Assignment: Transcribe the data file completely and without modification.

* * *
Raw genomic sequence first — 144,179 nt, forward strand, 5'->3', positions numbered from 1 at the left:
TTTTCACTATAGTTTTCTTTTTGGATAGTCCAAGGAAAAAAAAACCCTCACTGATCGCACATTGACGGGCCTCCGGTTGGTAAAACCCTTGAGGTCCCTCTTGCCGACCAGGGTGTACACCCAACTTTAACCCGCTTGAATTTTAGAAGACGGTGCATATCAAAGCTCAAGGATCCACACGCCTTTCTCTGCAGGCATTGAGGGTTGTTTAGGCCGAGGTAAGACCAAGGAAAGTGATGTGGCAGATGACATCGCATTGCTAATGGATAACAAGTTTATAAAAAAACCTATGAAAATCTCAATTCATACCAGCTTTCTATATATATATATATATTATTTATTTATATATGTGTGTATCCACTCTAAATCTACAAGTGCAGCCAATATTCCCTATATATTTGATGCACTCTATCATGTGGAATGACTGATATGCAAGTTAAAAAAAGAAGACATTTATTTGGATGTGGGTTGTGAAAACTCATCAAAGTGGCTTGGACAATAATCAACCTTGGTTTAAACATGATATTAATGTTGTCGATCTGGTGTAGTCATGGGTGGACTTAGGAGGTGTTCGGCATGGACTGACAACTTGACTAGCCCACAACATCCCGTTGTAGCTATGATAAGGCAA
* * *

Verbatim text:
Raw genomic sequence first — 144,179 nt, forward strand, 5'->3', positions numbered from 1 at the left:
TTTTCACTATAGTTTTCTTTTTGGATAGTCCAAGGAAAAAAAAACCCTCACTGATCGCACATTGACGGGCCTCCGGTTGGTAAAACCCTTGAGGTCCCTCTTGCCGACCAGGGTGTACACCCAACTTTAACCCGCTTGAATTTTAGAAGACGGTGCATATCAAAGCTCAAGGATCCACACGCCTTTCTCTGCAGGCATTGAGGGTTGTTTAGGCCGAGGTAAGACCAAGGAAAGTGATGTGGCAGATGACATCGCATTGCTAATGGATAACAAGTTTATAAAAAAACCTATGAAAATCTCAATTCATACCAGCTTTCTATATATATATATATATTATTTATTTATATATGTGTGTATCCACTCTAAATCTACAAGTGCAGCCAATATTCCCTATATATTTGATGCACTCTATCATGTGGAATGACTGATATGCAAGTTAAAAAAAGAAGACATTTATTTGGATGTGGGTTGTGAAAACTCATCAAAGTGGCTTGGACAATAATCAACCTTGGTTTAAACATGATATTAATGTTGTCGATCTGGTGTAGTCATGGGTGGACTTAGGAGGTGTTCGGCATGGACTGACAACTTGACTAGCCCACAACATCCCGTTGTAGCTATGATAAGGCAA